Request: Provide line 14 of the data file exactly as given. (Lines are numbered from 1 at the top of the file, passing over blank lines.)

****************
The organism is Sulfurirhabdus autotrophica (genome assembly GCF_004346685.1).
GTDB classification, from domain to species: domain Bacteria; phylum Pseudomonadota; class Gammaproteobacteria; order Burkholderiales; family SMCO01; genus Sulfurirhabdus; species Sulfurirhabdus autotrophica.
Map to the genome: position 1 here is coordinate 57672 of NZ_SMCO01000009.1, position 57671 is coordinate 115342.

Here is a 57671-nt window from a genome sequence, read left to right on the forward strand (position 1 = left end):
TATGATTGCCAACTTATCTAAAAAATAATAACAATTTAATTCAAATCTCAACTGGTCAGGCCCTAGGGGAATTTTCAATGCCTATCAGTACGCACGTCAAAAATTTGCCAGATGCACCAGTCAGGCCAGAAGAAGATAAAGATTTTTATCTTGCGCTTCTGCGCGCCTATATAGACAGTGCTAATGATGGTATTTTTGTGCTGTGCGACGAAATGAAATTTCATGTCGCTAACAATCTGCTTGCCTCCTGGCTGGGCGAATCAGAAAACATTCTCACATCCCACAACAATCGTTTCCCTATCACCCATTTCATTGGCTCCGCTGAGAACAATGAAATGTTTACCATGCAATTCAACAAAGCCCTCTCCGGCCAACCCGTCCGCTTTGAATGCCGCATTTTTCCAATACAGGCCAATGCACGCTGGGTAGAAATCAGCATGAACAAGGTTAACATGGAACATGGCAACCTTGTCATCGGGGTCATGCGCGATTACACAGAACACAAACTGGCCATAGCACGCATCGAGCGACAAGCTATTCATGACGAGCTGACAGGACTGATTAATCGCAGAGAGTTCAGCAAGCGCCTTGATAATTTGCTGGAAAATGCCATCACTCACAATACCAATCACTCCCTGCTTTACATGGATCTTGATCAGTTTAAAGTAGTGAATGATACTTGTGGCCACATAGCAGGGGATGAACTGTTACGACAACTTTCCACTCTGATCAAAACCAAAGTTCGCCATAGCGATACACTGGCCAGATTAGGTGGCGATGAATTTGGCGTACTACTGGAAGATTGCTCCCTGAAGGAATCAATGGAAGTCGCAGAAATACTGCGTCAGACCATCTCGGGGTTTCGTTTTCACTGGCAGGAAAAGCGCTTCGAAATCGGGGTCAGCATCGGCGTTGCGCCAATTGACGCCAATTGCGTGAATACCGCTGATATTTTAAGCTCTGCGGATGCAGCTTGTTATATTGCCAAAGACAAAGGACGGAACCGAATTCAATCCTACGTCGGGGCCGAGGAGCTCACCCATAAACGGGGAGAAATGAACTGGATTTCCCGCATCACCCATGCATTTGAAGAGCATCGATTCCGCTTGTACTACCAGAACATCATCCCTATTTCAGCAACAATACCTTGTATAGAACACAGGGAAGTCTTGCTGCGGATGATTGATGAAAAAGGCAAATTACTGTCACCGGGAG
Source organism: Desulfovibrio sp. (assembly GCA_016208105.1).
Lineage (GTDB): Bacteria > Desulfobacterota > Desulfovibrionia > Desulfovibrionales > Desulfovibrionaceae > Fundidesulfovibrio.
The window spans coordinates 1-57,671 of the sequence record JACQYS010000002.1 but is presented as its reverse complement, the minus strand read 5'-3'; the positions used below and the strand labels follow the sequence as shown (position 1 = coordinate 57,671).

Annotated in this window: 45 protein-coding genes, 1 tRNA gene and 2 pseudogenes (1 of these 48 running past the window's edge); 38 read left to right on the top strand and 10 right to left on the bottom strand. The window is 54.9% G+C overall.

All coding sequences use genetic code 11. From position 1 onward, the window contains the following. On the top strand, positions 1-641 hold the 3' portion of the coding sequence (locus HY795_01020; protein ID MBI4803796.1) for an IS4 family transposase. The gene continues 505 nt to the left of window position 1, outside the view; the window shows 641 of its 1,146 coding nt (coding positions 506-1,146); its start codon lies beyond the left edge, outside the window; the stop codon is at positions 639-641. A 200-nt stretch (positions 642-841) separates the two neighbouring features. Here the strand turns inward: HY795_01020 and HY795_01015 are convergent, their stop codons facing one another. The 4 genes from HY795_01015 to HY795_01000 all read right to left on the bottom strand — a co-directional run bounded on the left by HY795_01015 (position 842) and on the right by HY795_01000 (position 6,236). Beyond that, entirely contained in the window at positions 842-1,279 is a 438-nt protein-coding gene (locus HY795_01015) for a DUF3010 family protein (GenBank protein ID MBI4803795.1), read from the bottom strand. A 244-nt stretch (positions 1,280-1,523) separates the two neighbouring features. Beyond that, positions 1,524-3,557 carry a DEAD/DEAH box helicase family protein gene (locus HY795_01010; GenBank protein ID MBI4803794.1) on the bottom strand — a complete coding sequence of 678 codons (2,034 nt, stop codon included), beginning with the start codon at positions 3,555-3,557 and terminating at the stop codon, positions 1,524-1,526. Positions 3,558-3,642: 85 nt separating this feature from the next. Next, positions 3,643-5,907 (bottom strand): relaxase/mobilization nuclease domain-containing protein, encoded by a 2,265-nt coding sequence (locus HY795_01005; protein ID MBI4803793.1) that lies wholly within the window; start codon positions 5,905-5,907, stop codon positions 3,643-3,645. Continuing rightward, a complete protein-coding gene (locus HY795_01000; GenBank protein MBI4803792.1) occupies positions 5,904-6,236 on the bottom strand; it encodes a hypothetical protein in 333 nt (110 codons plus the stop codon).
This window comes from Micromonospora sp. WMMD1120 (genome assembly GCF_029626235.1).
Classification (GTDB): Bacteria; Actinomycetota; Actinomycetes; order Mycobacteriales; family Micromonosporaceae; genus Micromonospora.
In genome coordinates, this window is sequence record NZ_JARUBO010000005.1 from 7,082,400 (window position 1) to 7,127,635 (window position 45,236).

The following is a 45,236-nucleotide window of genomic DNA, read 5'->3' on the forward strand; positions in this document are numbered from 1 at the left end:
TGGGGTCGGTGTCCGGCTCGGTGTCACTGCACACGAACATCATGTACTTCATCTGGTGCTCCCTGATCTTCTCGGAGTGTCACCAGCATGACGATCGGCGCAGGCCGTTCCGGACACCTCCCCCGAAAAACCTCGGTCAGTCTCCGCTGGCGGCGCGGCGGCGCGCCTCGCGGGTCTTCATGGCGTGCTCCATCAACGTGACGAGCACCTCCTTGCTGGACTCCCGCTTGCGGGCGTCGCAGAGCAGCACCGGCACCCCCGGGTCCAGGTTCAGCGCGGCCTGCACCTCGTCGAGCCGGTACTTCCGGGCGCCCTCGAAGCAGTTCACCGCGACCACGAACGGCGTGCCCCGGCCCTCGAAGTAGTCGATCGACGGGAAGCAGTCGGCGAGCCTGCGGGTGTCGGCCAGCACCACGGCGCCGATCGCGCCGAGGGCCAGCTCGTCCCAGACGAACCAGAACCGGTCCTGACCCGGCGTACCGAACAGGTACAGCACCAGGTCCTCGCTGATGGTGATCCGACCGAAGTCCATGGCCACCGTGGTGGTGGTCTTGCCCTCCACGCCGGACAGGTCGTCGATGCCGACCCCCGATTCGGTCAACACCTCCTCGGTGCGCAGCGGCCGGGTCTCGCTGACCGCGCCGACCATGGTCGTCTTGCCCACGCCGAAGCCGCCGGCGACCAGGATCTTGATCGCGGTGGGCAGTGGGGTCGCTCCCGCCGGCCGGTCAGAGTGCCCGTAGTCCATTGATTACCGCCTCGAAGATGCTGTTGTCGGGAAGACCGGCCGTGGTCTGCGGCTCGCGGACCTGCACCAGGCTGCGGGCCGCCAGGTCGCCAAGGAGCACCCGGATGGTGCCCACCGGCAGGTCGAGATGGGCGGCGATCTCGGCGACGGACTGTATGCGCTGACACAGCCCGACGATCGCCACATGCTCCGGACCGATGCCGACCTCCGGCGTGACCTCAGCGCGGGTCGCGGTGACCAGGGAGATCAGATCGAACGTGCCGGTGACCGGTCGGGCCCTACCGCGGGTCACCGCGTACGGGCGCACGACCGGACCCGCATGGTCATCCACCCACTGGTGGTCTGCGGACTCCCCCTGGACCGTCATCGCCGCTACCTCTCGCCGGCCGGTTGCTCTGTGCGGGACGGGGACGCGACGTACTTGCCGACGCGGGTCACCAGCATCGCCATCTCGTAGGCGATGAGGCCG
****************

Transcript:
The following is a 45,236-nucleotide window of genomic DNA, read 5'->3' on the forward strand; positions in this document are numbered from 1 at the left end: